Cutting Out My Mother

Last night I finally got myself to email my mum and tell her I need space. It’s one of the hardest things I’ve ever done, and I’m crying as I write this. Up until now, I’ve known intellectually that she’s very sick and I can’t be in touch but I’ve never really admitted it in my heart. I wrote:

Mum, I do love you. I hope you know that.  But I need a bit of space for awhile.  I’m so sorry.

With those words I gave up hope of having a mother.  And maybe one day she’ll realize what she’s done and get help.  I really wish she will.  But I just can’t keep putting myself through all that pain for some pipe dream that she’ll heal over night.

I’m not only sad about losing hope.  I also fear that I’ve hurt her.  I’ve always felt that she was the child and I was the caretaker. So, writing that email makes me feel like I’m shoving a four year old’s face in the mud when all she wanted was a friend.

I guess it’s a bit like having an MIA loved one.  You will probably never get him back but without a body you just can’t get any closure.  I’ve had to let her go but since she’s still alive there is that nagging hope that maybe I can have a mum, maybe she can get better.

Since this just happened, I don’t have the benefit of time and reflection to give amazing suggestions.  But here are a few things that I’m currently doing to help myself:

  1. Cry. You basically just lost a parent. You need to grieve.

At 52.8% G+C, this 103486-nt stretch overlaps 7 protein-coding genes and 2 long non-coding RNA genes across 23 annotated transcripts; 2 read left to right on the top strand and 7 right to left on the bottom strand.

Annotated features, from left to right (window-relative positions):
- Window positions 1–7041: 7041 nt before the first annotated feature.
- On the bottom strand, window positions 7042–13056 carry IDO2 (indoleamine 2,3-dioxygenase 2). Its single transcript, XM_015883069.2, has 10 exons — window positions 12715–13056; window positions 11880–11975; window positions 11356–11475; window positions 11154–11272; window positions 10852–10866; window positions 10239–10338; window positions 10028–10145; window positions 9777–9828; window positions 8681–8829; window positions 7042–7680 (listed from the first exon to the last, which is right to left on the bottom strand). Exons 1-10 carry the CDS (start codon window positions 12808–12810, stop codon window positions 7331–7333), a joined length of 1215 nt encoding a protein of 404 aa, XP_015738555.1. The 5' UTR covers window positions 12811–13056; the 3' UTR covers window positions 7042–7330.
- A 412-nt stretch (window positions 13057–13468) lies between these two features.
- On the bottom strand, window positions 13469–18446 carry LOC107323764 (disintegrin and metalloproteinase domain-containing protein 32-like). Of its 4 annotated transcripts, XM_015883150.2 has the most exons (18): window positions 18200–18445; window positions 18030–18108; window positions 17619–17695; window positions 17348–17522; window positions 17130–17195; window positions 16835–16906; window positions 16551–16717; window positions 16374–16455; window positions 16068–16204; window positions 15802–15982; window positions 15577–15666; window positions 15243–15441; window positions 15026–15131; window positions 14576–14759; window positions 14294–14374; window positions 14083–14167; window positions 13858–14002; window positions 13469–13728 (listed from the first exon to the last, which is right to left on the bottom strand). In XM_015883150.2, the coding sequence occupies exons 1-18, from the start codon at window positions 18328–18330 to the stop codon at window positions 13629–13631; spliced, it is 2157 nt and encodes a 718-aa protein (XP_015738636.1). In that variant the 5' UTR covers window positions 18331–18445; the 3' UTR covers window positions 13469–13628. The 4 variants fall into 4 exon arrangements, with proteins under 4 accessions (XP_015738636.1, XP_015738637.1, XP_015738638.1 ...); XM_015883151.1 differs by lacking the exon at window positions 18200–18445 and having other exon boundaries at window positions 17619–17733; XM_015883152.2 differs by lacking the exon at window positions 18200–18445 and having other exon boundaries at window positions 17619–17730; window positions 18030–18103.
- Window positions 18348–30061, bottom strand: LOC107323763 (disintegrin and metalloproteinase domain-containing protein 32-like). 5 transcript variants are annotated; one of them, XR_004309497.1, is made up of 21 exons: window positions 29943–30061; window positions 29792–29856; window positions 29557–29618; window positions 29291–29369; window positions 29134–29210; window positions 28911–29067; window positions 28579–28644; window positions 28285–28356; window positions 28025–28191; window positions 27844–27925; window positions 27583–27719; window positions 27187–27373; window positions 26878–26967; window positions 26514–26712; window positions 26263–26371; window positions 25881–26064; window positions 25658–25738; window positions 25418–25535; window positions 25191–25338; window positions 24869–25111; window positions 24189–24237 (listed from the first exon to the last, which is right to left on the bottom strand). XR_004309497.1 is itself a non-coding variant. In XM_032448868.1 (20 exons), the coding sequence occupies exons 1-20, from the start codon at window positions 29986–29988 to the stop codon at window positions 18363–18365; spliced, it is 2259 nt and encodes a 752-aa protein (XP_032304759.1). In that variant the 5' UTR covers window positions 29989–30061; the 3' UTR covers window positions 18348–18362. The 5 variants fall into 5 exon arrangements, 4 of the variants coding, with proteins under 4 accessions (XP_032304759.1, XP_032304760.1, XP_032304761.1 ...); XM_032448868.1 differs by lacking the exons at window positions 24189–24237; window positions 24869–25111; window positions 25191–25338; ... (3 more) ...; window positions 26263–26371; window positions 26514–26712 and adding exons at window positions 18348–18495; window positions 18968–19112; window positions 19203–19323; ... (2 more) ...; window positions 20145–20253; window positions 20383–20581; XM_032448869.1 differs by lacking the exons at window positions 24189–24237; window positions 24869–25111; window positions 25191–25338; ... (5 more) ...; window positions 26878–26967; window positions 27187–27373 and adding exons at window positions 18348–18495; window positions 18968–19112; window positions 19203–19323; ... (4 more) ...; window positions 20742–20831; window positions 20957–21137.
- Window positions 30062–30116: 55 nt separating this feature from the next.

2. Journal.  Get your feelings out. Also, seeing your thoughts and reasons on paper can help you look at the situation more logically and see that while it may feel wrong it was right.
  3. When you aren’t crying or journalling, don’t let your feelings cripple you.  Your emotions will need time to catch up with your brain and realize that it was the right choice (self protection), so until then don’t allow yourself to be anything but cerebral about the matter.  If you keep it conceptual, your emotions can’t get mixed in.
  4. Exercise.  It relieves stress.  It gets you high with endorphins.  It’s the best.
  5. Don’t feel embarrassed about how hard this is.  Losing a parent is devastating–even an abusive one.
  6. Remind yourself of the loved ones you do have and lean on them during this tough time.  They’ll understand.
  7. Don’t backslide.  If in a few months you’ve carefully considered the matter and are acting on reason rather than impulse or emotion, it’s okay to get back in touch.  But reaching back to an abusive parent when you are already extremely vulnerable won’t do anyone any good.

That’s all I’ve got for now.  In time I’ll probably have more suggestions and a better idea of which strategies work best.  I think I may post some sort of relationship obituary about the good stuff.  I love her so much and I need to grieve.

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